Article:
For westerners, keeping track of the different eras in Japan can be a confusing ordeal. How long is an era in Japan exactly? That depends. Japan’s system of counting years in groups era names creates varying lengths because eras begin each time a new emperor takes the throne. The first year of the new era name is called the nengo.
How did the naming of Japanese eras start?
This era-naming system originally came from China. Naming of Japanese eras came to Japan in the year 645 as Emperor Kotoku took the throne. Taika was the first era to be named in Japan, however, the system was abandoned after the emperor’s death. Later, it started up again in 701 with Emperor Monmu. After that, the system of naming Japanese eras has continued until this day.
The naming of the new area is usually a bittersweet ordeal, as it happens after the passing of an emperor. After their death, they are officially given the name that corresponds to the era that they ruled over. However, Japan’s previous emperor was actually able to see the announcement of the current Japanese era, Reiwa, for himself. That’s because Akihito was the first emperor in modern times to be able to retire. As a result, the coming of the Reiwa era, which means “beautiful harmony,” was a much more joyous celebration.
What Japanese year was I born in?
A common question that foreigners ask when they come to Japan is about their age according to the Japanese calendar. On many official forms where you are asked to write your date of birth, you may see 3 or 4 Japanese kanji that represent the past few eras of Japan. Here, you should circle the era you are born in, then write the number of the year of that era that matches your year of birth.
To find out which Japanese year you were born in, first you need to know the nengo, or the first year of the new era. For example, if you were born in 1991, that means your year of birth would be Heisei 3 (平成03年). That’s because the Heisei era started in 1989 when Emperor Akihito took the throne. So, 1991 would be the third year of Heisei, making your year of birth Heisei 3.
- Showa 1926–1989
- Heisei 1989–2019
- Reiwa 2019 – current
When writing years of the Japanese calendar of the modern era (after the Edo era), they can be abbreviated to the first letter in their name followed by the number of the year. To use 1991 as an example again, Heisei 3 could also be written as H3.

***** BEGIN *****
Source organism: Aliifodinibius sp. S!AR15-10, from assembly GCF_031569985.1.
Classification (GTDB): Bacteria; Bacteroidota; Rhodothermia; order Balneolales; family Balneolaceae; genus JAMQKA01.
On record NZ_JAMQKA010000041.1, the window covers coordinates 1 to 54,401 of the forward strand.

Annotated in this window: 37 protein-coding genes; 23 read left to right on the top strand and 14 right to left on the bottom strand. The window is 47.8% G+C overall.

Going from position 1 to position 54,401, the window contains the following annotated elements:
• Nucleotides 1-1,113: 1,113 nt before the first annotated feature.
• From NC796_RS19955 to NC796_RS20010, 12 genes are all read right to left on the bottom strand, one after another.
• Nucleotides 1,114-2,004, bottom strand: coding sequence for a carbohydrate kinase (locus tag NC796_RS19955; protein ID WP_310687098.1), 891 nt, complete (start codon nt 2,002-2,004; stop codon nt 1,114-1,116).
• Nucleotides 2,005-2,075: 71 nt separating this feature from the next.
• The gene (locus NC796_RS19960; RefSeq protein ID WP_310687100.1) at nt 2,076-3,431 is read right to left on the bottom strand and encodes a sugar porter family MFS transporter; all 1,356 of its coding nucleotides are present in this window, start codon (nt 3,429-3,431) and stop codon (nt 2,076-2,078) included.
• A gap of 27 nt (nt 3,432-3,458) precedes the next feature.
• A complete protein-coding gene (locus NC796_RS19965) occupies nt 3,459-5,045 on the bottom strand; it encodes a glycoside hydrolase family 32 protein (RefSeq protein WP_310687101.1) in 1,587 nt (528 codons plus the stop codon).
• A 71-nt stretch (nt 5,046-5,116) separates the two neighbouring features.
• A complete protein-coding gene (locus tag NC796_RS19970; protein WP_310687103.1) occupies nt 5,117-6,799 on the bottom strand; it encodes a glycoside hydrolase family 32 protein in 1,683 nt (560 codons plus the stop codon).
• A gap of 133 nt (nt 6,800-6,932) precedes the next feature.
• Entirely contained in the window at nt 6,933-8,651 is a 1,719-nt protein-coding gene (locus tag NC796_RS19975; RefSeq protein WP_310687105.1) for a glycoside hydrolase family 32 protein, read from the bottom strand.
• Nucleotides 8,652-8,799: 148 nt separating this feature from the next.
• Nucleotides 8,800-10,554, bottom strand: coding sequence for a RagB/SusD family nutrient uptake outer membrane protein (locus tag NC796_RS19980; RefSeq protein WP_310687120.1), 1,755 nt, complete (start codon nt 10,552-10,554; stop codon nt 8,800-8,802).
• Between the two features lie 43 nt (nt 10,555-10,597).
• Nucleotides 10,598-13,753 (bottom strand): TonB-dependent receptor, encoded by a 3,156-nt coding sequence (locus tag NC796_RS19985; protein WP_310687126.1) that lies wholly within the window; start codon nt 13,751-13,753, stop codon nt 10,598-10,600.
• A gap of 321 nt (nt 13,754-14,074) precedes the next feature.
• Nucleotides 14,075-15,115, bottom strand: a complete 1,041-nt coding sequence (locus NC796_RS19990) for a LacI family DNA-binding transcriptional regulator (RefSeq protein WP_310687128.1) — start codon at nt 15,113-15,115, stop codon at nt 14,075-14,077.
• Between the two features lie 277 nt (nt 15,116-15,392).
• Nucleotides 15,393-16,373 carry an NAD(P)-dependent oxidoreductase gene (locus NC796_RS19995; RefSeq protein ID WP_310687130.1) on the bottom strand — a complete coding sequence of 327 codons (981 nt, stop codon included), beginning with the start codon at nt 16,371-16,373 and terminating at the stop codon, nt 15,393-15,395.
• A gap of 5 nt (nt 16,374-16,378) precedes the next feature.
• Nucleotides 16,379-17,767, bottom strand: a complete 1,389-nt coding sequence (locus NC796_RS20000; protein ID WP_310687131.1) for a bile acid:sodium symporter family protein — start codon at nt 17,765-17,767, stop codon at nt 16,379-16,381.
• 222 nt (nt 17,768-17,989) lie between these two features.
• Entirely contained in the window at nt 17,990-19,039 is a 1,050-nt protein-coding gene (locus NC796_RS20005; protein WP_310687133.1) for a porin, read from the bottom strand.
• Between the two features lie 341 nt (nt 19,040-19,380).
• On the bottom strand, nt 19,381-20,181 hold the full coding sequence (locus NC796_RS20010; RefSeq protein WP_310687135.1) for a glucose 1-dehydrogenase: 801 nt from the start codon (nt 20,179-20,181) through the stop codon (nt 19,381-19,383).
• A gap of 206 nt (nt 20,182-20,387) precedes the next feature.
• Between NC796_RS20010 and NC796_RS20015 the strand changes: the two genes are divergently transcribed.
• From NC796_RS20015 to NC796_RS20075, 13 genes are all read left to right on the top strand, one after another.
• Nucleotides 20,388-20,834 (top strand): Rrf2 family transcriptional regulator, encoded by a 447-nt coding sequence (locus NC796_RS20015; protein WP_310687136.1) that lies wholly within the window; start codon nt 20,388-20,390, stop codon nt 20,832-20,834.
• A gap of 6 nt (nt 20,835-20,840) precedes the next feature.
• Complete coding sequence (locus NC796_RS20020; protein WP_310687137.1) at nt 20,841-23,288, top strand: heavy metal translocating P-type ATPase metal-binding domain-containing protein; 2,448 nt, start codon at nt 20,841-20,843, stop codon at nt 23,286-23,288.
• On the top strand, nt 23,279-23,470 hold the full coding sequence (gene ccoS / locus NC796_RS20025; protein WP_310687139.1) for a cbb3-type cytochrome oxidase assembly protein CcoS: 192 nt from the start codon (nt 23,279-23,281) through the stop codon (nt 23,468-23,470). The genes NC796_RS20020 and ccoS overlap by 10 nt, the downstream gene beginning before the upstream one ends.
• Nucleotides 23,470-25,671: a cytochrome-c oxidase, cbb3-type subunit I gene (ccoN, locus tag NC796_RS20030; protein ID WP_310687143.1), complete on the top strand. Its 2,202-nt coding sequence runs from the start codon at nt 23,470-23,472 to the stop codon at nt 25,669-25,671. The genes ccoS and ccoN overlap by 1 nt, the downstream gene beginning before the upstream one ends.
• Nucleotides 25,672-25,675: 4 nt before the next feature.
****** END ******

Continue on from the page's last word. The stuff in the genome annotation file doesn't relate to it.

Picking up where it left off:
How many Japanese eras are there?
There are 248 officially named eras in the Japanese calendar. If you look closely at the names, you may find that many of them are somewhat similar. That’s because many of the kanji are reused in the names of Japanese eras. In fact, out of those 248, only 73 different kanji have been used.
Japanese eras in the modern age
Meiji era (1867-1912)
The modern age in Japan is considered to have started in 1867. Some fans of Japanese history may recognize this year as the start of the famous Meiji period. This is the era when Japan went through a drastic revolution. The leader at that time was Emperor Meiji, who was just 14 years old when he came to power.
Taisho era (1912-1926)
The Taisho era can be interpreted as “great righteousness.” This era began in 1912 when Emperor Taisho succeeded his father. Following the chaotic changes during the Meiji era, the Taisho period saw some shifts towards democracy. In fact, after World War I, the era of “Taisho Democracy” began during an era of post-war prosperity.
Showa era (1926-1989)
The Showa era, ending in 1989, is the longest Japanese era to date. It began in 1926 when Emperor Taisho after his death, took the throne and ended in 1989. Of course, in the time leading up to World War II, Japan shifted towards totalitarianism. However, the country obviously went through dramatic changes after the war. During this era, the emperor was no longer considered a demigod. In the second half of the Showa era, they adopted a constitutional monarchy with a liberal democracy. Post-war, Japan began to grow rapidly.
Heisei era (1989-2019)
Heisei translates to “peace everywhere.” Compared to the era which preceded it, it certainly did feel like more peaceful times. The Heisei era started in 1989 when Emperor Heisei ascended to the throne. Leading up to the Heisei era, Japan saw rapid economic growth. However, that did not last too far into the 1990s. In fact, the decade would later be referred to as the “lost decade” as the country struggled economically.
Nevertheless, the Heisei era still carries a nostalgic feel, and many remnants of that era have plenty of charm. It lasted up until 2019 (Heisei 31) when Emperor Heisei abdicated the throne. Then his son Naruhito took his place, leading Japan into the current Reiwa era.